• Note any areas of confusion that you have and then research those areas for clarity before starting to write.
create an outline
Create an Outline
  • You should always write an outline to plan your paper.
  • An outline is a way to think about and organize your ideas and points.
  • You can use a topic outline or sentence outline.
  • A topic outline consists of short phrases ordered in a Roman Numeral format. A topic outline allows for a quick to read snapshot of the elements of your paper.
  • A sentence outline utilizes full sentences ordered in a Roman Numeral format. A sentence outline allows you to express your ideas in more detail than a topic outline.
write drafts
Write Drafts
  • You should always write at least two drafts for every paper.
  • The first draft can be very rough.
  • After your first draft, review it for major grammar and spelling errors and ordering of your points.
  • The second draft is not yet perfect but should have all of your points developed.
edit the paper
Edit the Paper
  • You should address all squiggly lines in your document which may indicate spelling or grammar errors identified by your word processing program.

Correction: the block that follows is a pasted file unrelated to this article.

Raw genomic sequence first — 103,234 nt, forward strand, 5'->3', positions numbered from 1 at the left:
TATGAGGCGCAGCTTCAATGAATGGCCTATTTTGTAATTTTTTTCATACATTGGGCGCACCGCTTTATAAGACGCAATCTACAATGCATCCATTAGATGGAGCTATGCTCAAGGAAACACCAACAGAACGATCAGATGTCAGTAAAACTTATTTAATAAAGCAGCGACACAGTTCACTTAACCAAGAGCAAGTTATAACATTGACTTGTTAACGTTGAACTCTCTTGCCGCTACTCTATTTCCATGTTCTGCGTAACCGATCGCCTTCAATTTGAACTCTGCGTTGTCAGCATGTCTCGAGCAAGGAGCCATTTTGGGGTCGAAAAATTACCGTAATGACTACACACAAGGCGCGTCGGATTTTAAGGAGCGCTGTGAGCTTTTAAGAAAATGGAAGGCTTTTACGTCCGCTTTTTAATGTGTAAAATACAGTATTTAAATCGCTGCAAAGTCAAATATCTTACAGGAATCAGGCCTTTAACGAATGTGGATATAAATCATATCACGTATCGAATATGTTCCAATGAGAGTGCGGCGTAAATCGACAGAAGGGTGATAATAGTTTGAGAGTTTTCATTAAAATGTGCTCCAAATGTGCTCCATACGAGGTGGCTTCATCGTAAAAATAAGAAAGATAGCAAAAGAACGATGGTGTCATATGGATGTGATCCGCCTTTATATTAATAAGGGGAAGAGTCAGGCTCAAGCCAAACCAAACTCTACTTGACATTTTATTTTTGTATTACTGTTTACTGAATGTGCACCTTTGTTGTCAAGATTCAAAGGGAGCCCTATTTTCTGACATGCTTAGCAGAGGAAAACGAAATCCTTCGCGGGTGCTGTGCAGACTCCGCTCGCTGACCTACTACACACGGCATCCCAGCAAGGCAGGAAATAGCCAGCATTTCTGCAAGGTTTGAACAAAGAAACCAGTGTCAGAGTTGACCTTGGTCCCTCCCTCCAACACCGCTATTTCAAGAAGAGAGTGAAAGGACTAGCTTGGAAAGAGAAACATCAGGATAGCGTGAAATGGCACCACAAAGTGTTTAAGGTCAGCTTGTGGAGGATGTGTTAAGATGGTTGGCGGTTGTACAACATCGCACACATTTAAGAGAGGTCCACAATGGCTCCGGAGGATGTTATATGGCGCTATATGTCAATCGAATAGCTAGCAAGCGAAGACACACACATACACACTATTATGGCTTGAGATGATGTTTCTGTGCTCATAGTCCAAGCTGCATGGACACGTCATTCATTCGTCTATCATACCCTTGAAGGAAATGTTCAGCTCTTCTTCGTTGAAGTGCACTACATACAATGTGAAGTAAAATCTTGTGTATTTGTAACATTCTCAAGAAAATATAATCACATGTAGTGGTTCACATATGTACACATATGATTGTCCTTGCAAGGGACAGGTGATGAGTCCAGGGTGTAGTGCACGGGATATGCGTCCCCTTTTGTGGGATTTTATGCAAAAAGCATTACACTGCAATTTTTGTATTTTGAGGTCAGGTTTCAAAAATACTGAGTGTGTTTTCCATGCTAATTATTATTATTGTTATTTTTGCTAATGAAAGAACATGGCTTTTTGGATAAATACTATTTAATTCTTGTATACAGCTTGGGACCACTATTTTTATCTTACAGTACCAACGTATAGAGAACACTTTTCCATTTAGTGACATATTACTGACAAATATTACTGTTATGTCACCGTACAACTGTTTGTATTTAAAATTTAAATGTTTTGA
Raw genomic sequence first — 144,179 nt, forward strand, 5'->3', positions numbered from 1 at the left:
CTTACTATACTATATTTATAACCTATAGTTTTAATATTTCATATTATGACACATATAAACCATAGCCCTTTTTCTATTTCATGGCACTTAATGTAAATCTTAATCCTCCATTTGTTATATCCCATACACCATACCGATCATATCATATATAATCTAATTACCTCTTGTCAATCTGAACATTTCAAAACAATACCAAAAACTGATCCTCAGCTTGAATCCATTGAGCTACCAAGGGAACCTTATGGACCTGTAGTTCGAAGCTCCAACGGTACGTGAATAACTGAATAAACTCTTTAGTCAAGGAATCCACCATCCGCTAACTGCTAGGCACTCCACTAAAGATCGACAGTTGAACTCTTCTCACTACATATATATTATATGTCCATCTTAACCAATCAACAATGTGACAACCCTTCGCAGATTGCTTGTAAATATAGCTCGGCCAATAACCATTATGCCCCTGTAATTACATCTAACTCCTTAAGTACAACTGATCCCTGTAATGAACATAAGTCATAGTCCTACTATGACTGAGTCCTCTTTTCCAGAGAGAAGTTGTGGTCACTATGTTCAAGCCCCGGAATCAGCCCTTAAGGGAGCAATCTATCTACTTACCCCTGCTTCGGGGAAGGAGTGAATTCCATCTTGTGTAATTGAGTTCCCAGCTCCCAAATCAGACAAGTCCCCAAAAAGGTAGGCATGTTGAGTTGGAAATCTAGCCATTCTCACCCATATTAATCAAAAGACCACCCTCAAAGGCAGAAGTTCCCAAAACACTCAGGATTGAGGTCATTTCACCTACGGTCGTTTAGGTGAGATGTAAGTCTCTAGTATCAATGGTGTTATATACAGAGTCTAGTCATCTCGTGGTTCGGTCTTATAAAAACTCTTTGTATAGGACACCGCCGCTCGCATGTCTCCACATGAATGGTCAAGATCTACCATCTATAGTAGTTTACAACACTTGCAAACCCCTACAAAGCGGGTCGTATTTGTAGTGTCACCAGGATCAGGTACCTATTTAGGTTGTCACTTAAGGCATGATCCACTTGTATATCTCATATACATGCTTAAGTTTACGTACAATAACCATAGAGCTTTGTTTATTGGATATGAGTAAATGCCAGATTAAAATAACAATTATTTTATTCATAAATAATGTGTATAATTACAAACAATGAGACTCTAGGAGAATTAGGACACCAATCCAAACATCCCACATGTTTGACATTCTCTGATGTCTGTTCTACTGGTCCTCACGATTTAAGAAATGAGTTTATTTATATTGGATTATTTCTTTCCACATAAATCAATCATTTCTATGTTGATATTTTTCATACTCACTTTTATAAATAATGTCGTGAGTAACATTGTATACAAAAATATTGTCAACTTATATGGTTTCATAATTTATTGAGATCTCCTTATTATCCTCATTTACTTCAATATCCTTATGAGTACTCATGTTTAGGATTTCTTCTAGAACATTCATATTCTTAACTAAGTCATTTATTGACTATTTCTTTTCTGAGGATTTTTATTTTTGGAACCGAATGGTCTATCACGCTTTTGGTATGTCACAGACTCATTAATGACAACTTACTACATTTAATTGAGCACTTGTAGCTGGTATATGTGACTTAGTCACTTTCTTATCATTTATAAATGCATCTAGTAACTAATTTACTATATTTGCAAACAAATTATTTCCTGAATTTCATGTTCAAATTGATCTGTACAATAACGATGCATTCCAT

• Eliminate any unnecessary words for conciseness throughout the paper.
  • Make sure each of your points are in the appropriate section of your paper.
  • Make sure that all ideas that are not your own are cited properly.
  • Ask someone else to read your paper specifically for clarity of all of your points.
finalize the paper
Finalize the Paper
  • Write your introduction and conclusion. You do this in the finalization stage, you need to know what is in the body of your paper to write an effective introduction and conclusion.
  • Information in the introduction should be substantiated in the body of the paper. No new information should be added in the conclusion.
  • You should review your paper for any weak spots and find additional support if necessary.